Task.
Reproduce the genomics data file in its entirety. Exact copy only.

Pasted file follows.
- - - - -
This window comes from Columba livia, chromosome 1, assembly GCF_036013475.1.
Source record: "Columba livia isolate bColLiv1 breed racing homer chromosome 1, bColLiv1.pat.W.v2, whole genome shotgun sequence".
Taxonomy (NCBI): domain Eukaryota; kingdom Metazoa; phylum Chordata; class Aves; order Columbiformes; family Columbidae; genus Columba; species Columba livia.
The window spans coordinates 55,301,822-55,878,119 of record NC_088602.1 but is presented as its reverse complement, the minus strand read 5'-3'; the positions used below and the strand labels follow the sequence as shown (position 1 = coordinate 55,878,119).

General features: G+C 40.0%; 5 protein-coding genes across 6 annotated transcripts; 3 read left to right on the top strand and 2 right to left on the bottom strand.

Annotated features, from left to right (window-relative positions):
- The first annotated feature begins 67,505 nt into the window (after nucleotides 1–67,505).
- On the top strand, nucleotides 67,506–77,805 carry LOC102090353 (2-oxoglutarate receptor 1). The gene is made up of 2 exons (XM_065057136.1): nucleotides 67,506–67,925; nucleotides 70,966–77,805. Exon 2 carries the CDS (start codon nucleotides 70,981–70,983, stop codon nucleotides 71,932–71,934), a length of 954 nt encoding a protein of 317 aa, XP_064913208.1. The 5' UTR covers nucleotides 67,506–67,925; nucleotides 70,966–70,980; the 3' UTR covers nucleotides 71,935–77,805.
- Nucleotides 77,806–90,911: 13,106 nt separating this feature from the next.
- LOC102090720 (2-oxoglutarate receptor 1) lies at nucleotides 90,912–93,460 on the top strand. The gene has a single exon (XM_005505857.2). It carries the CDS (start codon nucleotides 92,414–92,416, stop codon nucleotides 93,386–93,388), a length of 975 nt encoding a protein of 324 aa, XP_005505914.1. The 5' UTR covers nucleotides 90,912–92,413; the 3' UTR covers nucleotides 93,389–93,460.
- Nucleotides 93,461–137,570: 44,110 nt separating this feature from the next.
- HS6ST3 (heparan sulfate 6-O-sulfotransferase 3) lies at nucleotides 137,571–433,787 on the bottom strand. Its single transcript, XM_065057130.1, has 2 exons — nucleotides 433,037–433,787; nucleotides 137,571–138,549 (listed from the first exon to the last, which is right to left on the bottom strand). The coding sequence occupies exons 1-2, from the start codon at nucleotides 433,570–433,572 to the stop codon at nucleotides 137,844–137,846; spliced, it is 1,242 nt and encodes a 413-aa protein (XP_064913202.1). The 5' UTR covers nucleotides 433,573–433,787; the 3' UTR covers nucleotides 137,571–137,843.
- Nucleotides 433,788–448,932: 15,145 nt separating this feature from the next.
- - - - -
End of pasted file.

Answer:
This window comes from Columba livia, chromosome 1, assembly GCF_036013475.1.
Source record: "Columba livia isolate bColLiv1 breed racing homer chromosome 1, bColLiv1.pat.W.v2, whole genome shotgun sequence".
Taxonomy (NCBI): domain Eukaryota; kingdom Metazoa; phylum Chordata; class Aves; order Columbiformes; family Columbidae; genus Columba; species Columba livia.
The window spans coordinates 55,301,822-55,878,119 of record NC_088602.1 but is presented as its reverse complement, the minus strand read 5'-3'; the positions used below and the strand labels follow the sequence as shown (position 1 = coordinate 55,878,119).

General features: G+C 40.0%; 5 protein-coding genes across 6 annotated transcripts; 3 read left to right on the top strand and 2 right to left on the bottom strand.

Annotated features, from left to right (window-relative positions):
- The first annotated feature begins 67,505 nt into the window (after nucleotides 1–67,505).
- On the top strand, nucleotides 67,506–77,805 carry LOC102090353 (2-oxoglutarate receptor 1). The gene is made up of 2 exons (XM_065057136.1): nucleotides 67,506–67,925; nucleotides 70,966–77,805. Exon 2 carries the CDS (start codon nucleotides 70,981–70,983, stop codon nucleotides 71,932–71,934), a length of 954 nt encoding a protein of 317 aa, XP_064913208.1. The 5' UTR covers nucleotides 67,506–67,925; nucleotides 70,966–70,980; the 3' UTR covers nucleotides 71,935–77,805.
- Nucleotides 77,806–90,911: 13,106 nt separating this feature from the next.
- LOC102090720 (2-oxoglutarate receptor 1) lies at nucleotides 90,912–93,460 on the top strand. The gene has a single exon (XM_005505857.2). It carries the CDS (start codon nucleotides 92,414–92,416, stop codon nucleotides 93,386–93,388), a length of 975 nt encoding a protein of 324 aa, XP_005505914.1. The 5' UTR covers nucleotides 90,912–92,413; the 3' UTR covers nucleotides 93,389–93,460.
- Nucleotides 93,461–137,570: 44,110 nt separating this feature from the next.
- HS6ST3 (heparan sulfate 6-O-sulfotransferase 3) lies at nucleotides 137,571–433,787 on the bottom strand. Its single transcript, XM_065057130.1, has 2 exons — nucleotides 433,037–433,787; nucleotides 137,571–138,549 (listed from the first exon to the last, which is right to left on the bottom strand). The coding sequence occupies exons 1-2, from the start codon at nucleotides 433,570–433,572 to the stop codon at nucleotides 137,844–137,846; spliced, it is 1,242 nt and encodes a 413-aa protein (XP_064913202.1). The 5' UTR covers nucleotides 433,573–433,787; the 3' UTR covers nucleotides 137,571–137,843.
- Nucleotides 433,788–448,932: 15,145 nt separating this feature from the next.